Wednesday, 6 November 2019 | 12:00 noon
Professor of Cellular and Molecular Virology, UCL Division of Infection and Immunity, The Rayne Building London, UK
tRNA retrograde transport in response to oxidative stress
(Host: A. Marcello)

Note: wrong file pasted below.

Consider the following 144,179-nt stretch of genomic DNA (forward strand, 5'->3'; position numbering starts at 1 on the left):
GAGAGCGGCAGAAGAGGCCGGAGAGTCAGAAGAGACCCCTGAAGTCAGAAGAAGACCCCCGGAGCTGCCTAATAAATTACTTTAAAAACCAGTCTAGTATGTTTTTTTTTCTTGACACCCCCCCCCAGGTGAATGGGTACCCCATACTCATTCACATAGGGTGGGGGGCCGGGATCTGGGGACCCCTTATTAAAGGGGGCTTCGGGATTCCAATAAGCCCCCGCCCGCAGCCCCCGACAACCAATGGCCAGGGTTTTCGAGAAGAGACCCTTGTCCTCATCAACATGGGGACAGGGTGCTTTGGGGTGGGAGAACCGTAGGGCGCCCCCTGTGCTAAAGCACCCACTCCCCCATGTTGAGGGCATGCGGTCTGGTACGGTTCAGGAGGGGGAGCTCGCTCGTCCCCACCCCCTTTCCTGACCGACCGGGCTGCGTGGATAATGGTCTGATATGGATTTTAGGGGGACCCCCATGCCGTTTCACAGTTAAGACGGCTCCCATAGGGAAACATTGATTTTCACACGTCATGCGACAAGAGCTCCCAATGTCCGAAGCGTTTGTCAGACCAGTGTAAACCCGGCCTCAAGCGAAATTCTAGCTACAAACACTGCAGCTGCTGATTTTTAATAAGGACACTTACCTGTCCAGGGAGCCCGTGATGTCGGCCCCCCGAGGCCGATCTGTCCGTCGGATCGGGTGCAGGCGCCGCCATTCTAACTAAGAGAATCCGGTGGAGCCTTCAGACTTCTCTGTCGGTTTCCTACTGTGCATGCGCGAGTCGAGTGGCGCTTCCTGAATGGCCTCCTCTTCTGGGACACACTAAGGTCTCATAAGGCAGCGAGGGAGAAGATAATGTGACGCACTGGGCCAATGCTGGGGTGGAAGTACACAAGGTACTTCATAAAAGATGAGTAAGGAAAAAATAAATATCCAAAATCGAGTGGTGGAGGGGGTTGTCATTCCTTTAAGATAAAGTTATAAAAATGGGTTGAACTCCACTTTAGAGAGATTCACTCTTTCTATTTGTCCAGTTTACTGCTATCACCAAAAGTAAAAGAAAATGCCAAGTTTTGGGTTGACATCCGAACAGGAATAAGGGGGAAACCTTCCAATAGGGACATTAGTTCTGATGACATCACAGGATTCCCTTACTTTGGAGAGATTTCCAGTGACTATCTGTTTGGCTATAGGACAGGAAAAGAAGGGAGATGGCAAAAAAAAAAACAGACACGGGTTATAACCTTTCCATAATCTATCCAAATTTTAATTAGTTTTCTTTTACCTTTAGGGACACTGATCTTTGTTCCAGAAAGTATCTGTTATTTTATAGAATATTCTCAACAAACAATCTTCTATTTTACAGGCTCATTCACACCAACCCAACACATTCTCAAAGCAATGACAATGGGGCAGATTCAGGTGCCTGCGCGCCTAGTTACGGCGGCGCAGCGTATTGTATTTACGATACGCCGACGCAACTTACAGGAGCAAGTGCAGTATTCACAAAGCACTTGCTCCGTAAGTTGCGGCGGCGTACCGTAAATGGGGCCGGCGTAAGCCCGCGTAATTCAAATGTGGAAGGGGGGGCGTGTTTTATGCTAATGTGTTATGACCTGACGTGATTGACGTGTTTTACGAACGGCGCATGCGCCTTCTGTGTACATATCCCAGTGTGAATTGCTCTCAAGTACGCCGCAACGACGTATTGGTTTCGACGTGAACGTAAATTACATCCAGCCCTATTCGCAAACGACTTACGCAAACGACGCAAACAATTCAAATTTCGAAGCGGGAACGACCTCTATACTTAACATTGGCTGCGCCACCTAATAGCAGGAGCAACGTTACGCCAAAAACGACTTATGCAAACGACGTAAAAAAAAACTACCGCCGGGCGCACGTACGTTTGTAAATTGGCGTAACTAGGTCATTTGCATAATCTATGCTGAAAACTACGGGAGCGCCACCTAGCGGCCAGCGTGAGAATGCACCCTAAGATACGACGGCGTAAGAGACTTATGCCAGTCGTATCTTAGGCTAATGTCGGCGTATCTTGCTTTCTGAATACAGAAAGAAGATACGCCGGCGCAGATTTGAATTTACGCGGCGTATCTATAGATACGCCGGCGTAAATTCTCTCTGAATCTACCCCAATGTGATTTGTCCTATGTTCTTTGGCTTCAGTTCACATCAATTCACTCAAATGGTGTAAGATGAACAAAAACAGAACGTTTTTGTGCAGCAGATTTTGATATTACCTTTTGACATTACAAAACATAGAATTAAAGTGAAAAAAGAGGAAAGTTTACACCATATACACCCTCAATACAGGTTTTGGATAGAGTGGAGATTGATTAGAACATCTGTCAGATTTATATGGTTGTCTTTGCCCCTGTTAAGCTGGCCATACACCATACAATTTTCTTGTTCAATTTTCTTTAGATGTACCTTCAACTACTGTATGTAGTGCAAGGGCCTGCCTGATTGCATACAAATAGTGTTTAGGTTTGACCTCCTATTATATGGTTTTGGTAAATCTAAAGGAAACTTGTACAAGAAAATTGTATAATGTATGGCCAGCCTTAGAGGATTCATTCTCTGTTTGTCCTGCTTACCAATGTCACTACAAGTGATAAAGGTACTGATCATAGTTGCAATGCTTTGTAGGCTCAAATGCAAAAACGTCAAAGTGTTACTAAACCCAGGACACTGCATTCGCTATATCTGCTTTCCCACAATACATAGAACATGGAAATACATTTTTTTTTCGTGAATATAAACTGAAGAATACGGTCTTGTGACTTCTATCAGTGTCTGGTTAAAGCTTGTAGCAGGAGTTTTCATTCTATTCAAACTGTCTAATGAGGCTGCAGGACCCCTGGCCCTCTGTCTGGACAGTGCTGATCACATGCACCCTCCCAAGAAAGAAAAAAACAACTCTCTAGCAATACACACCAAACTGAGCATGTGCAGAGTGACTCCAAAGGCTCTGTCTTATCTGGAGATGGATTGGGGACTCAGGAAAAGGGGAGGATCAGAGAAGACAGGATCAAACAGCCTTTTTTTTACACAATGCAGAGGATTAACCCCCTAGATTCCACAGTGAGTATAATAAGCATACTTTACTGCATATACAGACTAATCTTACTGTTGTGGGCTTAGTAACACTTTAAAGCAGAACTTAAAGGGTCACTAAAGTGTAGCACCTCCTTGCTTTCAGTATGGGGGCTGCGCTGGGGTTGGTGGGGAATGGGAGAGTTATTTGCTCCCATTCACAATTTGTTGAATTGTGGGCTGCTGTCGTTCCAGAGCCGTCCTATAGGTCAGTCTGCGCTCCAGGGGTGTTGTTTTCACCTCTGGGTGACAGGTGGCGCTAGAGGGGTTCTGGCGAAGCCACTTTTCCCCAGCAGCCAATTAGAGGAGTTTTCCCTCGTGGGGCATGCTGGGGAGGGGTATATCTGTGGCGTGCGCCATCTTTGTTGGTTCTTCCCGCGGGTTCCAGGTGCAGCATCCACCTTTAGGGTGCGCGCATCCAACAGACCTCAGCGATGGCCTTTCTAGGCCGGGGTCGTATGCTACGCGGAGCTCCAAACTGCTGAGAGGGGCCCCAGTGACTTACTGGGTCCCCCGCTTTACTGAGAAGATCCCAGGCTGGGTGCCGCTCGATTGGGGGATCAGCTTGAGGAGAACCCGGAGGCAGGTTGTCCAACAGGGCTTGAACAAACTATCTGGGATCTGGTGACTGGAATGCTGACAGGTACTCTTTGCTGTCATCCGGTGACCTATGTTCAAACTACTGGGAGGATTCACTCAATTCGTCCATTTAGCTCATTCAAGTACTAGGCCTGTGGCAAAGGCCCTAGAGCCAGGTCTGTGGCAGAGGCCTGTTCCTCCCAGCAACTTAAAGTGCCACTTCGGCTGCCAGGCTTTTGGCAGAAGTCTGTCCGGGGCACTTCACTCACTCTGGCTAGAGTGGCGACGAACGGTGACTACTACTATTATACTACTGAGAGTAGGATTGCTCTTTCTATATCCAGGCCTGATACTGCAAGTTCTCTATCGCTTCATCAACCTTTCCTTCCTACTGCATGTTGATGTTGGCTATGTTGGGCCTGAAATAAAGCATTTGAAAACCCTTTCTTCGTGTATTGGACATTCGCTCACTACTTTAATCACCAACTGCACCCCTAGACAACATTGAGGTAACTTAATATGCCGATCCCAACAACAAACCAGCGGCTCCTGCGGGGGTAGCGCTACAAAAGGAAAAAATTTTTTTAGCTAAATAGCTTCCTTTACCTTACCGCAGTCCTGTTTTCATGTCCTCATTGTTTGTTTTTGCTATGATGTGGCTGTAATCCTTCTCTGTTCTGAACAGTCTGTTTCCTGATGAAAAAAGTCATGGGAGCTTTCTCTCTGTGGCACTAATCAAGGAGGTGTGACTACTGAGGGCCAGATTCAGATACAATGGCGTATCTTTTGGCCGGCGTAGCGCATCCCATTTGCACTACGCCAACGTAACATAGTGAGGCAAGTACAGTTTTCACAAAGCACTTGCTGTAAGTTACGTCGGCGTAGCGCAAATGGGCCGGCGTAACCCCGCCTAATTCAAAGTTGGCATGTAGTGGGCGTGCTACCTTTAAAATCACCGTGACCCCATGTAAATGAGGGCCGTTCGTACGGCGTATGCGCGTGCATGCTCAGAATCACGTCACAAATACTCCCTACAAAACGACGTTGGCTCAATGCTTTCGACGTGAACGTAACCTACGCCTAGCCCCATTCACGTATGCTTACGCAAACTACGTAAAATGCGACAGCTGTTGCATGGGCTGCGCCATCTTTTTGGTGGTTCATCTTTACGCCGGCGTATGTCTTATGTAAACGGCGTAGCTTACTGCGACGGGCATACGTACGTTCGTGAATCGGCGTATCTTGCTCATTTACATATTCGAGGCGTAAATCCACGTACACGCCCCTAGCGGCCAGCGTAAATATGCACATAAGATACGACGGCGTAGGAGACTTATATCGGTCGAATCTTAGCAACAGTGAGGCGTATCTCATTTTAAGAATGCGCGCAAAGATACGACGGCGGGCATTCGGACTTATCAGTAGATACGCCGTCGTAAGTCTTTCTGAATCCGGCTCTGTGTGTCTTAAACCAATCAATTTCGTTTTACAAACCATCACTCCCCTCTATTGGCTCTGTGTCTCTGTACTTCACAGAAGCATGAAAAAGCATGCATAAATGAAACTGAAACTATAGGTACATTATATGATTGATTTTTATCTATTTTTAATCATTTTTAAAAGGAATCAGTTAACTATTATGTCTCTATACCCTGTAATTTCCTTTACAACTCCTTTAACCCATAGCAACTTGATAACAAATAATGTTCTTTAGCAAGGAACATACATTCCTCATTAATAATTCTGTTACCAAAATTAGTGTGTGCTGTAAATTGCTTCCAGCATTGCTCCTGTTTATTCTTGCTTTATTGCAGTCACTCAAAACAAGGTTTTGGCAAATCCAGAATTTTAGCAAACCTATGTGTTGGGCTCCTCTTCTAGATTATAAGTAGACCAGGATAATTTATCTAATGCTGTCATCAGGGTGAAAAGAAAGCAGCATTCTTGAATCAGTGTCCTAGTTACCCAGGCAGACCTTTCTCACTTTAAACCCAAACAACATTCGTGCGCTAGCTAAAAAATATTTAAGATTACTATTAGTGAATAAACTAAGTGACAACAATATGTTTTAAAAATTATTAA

In eukaryotes, tRNAs are transcribed in the nucleus and exported to the cytosol, where they deliver amino acids to ribosomes for protein translation. This nuclear-cytoplasmic movement was believed to be unidirectional. However, we discovered that, in human cells, tRNAs can be re-imported into the nucleus by an active mechanism. Others have discovered the same phenomenon in yeast, which has been named “tRNA retrograde transport”. This pathway is conserved in eukaryotes, suggesting a fundamental function; however, little was known about its role in human cells. We recently discovered that oxidative stress triggers tRNA retrograde transport, which is rapid, reversible, and selective for certain tRNA species, mostly with shorter 3’ ends. Retrograde transport of tRNASeC, which promotes translation of selenoproteins required to maintain homeostatic redox levels in cells, is highly efficient. tRNA retrograde transport is regulated by the integrated stress response pathway via the PERK-REDD1-mTOR axis. Thus, tRNA retrograde transport may be part of the cellular response to oxidative stress and may contribute to translational adaptation in conditions of stress.